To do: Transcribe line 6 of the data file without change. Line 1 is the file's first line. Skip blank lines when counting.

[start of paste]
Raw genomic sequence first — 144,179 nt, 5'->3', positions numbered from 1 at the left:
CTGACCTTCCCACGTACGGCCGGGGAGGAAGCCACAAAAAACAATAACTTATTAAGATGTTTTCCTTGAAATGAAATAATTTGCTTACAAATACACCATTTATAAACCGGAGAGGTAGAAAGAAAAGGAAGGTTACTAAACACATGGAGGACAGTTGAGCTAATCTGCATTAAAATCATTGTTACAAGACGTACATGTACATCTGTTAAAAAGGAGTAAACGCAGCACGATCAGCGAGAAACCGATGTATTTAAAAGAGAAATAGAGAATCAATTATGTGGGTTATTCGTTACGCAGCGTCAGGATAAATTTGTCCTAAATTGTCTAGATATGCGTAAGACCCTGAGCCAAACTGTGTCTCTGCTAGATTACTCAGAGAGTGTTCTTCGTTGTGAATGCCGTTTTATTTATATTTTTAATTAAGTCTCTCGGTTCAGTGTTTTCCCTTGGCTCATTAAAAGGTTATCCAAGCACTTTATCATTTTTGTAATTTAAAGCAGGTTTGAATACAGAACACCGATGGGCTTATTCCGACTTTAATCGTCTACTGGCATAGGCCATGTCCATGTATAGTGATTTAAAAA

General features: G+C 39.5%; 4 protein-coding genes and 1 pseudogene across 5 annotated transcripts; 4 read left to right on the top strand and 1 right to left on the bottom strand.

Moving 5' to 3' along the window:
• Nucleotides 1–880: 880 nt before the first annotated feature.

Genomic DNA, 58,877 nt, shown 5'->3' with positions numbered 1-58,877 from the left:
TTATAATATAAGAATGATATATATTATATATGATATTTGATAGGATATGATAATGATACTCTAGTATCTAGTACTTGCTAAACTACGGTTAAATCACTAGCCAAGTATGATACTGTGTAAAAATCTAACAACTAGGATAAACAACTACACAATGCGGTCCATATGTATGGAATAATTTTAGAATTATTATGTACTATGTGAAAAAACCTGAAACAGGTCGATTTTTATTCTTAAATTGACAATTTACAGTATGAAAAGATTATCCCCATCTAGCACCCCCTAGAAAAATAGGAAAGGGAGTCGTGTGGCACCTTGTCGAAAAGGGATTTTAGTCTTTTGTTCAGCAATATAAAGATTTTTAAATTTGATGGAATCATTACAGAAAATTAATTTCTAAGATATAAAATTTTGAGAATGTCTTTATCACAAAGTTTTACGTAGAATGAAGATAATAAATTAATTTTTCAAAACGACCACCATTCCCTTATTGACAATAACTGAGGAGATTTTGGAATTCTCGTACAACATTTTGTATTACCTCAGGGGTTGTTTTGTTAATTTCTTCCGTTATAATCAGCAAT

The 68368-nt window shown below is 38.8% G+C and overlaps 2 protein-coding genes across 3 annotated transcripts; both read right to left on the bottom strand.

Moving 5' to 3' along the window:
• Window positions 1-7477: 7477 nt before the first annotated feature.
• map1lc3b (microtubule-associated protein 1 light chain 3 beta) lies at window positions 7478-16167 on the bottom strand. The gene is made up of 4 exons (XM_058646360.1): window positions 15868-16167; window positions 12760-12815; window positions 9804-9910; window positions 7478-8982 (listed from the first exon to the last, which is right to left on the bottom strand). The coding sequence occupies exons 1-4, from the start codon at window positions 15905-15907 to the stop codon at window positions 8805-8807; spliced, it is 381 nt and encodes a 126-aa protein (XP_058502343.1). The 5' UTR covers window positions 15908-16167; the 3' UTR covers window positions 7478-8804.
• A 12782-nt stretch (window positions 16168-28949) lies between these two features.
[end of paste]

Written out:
Genomic DNA, 58,877 nt, shown 5'->3' with positions numbered 1-58,877 from the left: